Skip to main content

Oak Quote

"I said that I would not like to go again inside the buildings to participate in the setting up of so-called artworks. I wished to go completely outside and to make a symbolic start for my enterprise of regenerating the life of humankind within the body of society and to prepare a positive future in this context.

I think the tree is an element of regeneration which in itself is a concept of time. The oak is especially so because it is a slowly growing tree with a kind of really solid heartwood. It has always been a form of sculpture, a symbol for this planet ever since the Druids, who are called after the oak."

Joseph Beuys
 Oak in Dundas Valley, Main Loop Trail, photo by rk

Comments

Popular posts from this blog

Urquhart Butterfly Garden speaker series

A lovely butterfly garden is the perfect setting for this annual speaker series.
August 4, 2018, Guest speaker: Doreen Nicoll You cannot have Monarch Butterflies without milkweed.  Doreen Nicoll has recently become a heroine for monarch butterflies, by insisting on her rights to grow milkweed in her naturalized garden in Burlington.

Doreen  Nicoll has long understood that garden with nature and not against her is the best thing for our planet. She also knows that native plants are great at attracting butterflies and bees of all species.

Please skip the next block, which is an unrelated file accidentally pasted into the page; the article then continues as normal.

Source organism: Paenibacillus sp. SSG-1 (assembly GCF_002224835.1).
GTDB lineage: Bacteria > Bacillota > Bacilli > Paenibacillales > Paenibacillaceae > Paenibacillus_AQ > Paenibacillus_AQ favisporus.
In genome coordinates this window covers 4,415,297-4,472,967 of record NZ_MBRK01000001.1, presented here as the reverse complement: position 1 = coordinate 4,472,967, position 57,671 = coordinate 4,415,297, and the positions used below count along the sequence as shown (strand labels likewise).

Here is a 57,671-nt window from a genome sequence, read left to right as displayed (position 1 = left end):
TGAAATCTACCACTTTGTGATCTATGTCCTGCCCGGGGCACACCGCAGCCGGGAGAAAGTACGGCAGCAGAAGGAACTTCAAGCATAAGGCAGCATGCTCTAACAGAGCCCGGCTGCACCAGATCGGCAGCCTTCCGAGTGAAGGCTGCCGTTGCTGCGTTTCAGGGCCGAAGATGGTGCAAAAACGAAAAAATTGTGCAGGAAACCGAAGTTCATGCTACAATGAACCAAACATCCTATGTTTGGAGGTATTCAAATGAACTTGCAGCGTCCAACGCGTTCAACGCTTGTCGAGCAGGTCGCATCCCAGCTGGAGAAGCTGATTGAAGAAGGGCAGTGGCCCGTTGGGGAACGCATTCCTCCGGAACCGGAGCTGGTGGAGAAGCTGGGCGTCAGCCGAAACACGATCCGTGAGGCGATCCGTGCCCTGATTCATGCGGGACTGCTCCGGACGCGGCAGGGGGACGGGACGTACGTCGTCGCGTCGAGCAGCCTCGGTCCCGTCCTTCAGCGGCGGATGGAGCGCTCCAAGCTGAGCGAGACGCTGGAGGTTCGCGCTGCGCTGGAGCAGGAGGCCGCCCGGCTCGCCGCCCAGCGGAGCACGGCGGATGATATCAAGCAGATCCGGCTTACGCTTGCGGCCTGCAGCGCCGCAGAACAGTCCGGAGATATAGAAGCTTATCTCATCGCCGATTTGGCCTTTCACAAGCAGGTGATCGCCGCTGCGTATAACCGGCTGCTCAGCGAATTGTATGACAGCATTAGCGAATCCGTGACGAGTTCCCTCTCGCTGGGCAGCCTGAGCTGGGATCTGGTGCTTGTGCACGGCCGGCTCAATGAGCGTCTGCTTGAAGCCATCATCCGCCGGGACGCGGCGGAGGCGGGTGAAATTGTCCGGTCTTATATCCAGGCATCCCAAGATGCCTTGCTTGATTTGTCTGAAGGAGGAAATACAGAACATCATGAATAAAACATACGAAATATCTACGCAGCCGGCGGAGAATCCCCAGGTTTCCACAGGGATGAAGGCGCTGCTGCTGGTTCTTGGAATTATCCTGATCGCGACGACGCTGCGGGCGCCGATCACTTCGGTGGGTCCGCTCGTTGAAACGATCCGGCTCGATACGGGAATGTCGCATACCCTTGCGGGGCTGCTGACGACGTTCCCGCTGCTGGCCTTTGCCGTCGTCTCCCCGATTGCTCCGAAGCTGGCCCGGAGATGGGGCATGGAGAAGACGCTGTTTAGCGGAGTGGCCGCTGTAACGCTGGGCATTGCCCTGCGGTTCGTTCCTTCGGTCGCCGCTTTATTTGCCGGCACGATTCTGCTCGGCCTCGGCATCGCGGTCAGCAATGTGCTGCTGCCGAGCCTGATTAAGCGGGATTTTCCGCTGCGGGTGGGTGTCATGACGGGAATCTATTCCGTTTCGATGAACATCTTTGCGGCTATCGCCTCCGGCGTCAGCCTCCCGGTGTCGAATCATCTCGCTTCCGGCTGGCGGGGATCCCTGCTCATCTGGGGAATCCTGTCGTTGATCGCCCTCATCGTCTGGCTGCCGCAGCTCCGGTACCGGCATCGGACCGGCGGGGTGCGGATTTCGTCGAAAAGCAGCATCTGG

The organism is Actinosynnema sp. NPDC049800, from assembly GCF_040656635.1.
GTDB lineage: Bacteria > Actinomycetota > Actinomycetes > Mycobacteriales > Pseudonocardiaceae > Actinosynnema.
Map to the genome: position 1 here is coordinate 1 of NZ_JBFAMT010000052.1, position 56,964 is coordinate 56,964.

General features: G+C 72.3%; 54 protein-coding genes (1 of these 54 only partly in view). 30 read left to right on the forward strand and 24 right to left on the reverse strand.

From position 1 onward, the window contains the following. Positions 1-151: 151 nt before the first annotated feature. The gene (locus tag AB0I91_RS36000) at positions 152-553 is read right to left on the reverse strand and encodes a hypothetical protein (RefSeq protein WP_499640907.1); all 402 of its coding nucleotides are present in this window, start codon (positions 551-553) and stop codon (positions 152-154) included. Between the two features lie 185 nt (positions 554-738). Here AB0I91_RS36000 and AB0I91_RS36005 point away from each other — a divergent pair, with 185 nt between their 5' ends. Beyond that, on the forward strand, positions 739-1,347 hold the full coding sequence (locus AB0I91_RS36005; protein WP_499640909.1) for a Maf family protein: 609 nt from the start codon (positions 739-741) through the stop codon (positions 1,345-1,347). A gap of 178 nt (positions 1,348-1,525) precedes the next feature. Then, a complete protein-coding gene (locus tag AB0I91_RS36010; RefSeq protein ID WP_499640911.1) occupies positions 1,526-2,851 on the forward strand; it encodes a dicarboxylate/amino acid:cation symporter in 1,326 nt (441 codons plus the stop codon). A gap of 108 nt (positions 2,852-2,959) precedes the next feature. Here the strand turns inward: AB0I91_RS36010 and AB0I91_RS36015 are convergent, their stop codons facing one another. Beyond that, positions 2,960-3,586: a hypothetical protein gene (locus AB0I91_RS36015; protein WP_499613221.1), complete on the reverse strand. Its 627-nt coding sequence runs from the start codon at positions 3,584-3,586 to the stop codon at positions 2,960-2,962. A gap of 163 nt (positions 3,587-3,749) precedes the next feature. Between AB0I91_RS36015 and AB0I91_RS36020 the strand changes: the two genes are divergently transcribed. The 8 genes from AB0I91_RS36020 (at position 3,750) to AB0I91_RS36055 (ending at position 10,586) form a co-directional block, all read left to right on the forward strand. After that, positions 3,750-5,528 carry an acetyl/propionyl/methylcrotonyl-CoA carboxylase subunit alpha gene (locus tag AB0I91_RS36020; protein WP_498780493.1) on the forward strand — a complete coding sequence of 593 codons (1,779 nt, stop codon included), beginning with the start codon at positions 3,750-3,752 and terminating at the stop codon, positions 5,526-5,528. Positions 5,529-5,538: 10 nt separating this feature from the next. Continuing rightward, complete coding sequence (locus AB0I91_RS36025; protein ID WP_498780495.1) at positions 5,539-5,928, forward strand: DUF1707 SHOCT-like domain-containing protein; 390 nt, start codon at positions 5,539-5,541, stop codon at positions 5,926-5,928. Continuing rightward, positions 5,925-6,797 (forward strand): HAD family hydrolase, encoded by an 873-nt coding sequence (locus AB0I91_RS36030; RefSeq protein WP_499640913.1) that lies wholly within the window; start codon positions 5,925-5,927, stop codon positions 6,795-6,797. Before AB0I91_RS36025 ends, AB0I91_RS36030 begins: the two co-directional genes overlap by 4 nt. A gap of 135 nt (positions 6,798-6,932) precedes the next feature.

Doreen will be the first presenter in the Summer Series at the Urquhart Butterfly Garden and her topic will be Monarchs and Their Milkweed and naturalized gardening. She has wealth of information and is fun as well!

The session will begin at 11 am Saturday on August 4 and last approximately one hour.  Please bring a chair.

If it rains the session will be cancelled.


For more information about the Urquhart Butterfly Garden please visit urquhartbutterfly.c…

History Hike in West Campus Tuesday, September 11 at 2pm

We're going on a hike to introduce McMaster students (and any other interested participants) to this former RBG Coldspring Valley Nature Sanctuary and coldwater creek floodplain  - currently a parking lot - to examine the past, present and future of this place that is undergoing an important ecological transformation.
Tour Leaders Dan Coleman (English Professor and author of Yardwork: A Biography of an Urban Place)Randy Kay (Restore Cootes)Judy Major-Girardin (School of the Arts)

Turtle Trouble on World Turtle Day

A new virus infecting the local turtle population, road mortality as cars and trucks continue their shell-crushing trips down Cootes Drive.

Yes, it's WORLD TURTLE DAYand things are admittedly pretty bad for our slow-moving reptile friends.

That means it's time to make some changes!
Why not start with things we can easily control, like our own behaviour. Driving along Cootes?

Pledge now to use an alternate route
(click on the link above to take the pledge!)
A minute or two will save lives!